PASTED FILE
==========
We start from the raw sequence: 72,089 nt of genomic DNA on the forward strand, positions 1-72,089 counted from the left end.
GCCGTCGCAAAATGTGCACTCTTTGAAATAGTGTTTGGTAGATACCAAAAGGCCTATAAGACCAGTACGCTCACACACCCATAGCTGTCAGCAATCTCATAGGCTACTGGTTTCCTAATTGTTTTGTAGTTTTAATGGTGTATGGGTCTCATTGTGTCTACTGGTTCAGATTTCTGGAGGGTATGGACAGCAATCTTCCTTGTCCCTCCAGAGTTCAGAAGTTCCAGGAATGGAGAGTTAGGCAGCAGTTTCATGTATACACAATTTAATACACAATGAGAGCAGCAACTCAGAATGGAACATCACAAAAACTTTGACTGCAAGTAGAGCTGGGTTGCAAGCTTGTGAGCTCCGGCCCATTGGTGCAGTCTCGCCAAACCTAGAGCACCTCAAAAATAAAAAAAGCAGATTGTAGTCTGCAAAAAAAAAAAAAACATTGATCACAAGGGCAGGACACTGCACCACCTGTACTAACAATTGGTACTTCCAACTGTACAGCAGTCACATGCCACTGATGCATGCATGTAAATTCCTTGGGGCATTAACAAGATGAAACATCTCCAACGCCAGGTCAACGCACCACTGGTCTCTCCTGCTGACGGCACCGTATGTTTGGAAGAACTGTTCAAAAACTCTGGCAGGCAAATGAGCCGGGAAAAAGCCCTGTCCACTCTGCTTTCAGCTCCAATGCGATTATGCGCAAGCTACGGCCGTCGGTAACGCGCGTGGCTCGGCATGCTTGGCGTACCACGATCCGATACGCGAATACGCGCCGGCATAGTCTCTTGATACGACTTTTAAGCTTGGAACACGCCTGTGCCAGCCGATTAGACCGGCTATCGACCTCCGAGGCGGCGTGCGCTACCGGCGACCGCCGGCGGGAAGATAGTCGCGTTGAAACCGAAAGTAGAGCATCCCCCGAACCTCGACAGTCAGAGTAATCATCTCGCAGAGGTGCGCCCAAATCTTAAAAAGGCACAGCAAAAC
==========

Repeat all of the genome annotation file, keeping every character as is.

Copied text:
We start from the raw sequence: 72,089 nt of genomic DNA on the forward strand, positions 1-72,089 counted from the left end.
GCCGTCGCAAAATGTGCACTCTTTGAAATAGTGTTTGGTAGATACCAAAAGGCCTATAAGACCAGTACGCTCACACACCCATAGCTGTCAGCAATCTCATAGGCTACTGGTTTCCTAATTGTTTTGTAGTTTTAATGGTGTATGGGTCTCATTGTGTCTACTGGTTCAGATTTCTGGAGGGTATGGACAGCAATCTTCCTTGTCCCTCCAGAGTTCAGAAGTTCCAGGAATGGAGAGTTAGGCAGCAGTTTCATGTATACACAATTTAATACACAATGAGAGCAGCAACTCAGAATGGAACATCACAAAAACTTTGACTGCAAGTAGAGCTGGGTTGCAAGCTTGTGAGCTCCGGCCCATTGGTGCAGTCTCGCCAAACCTAGAGCACCTCAAAAATAAAAAAAGCAGATTGTAGTCTGCAAAAAAAAAAAAAACATTGATCACAAGGGCAGGACACTGCACCACCTGTACTAACAATTGGTACTTCCAACTGTACAGCAGTCACATGCCACTGATGCATGCATGTAAATTCCTTGGGGCATTAACAAGATGAAACATCTCCAACGCCAGGTCAACGCACCACTGGTCTCTCCTGCTGACGGCACCGTATGTTTGGAAGAACTGTTCAAAAACTCTGGCAGGCAAATGAGCCGGGAAAAAGCCCTGTCCACTCTGCTTTCAGCTCCAATGCGATTATGCGCAAGCTACGGCCGTCGGTAACGCGCGTGGCTCGGCATGCTTGGCGTACCACGATCCGATACGCGAATACGCGCCGGCATAGTCTCTTGATACGACTTTTAAGCTTGGAACACGCCTGTGCCAGCCGATTAGACCGGCTATCGACCTCCGAGGCGGCGTGCGCTACCGGCGACCGCCGGCGGGAAGATAGTCGCGTTGAAACCGAAAGTAGAGCATCCCCCGAACCTCGACAGTCAGAGTAATCATCTCGCAGAGGTGCGCCCAAATCTTAAAAAGGCACAGCAAAAC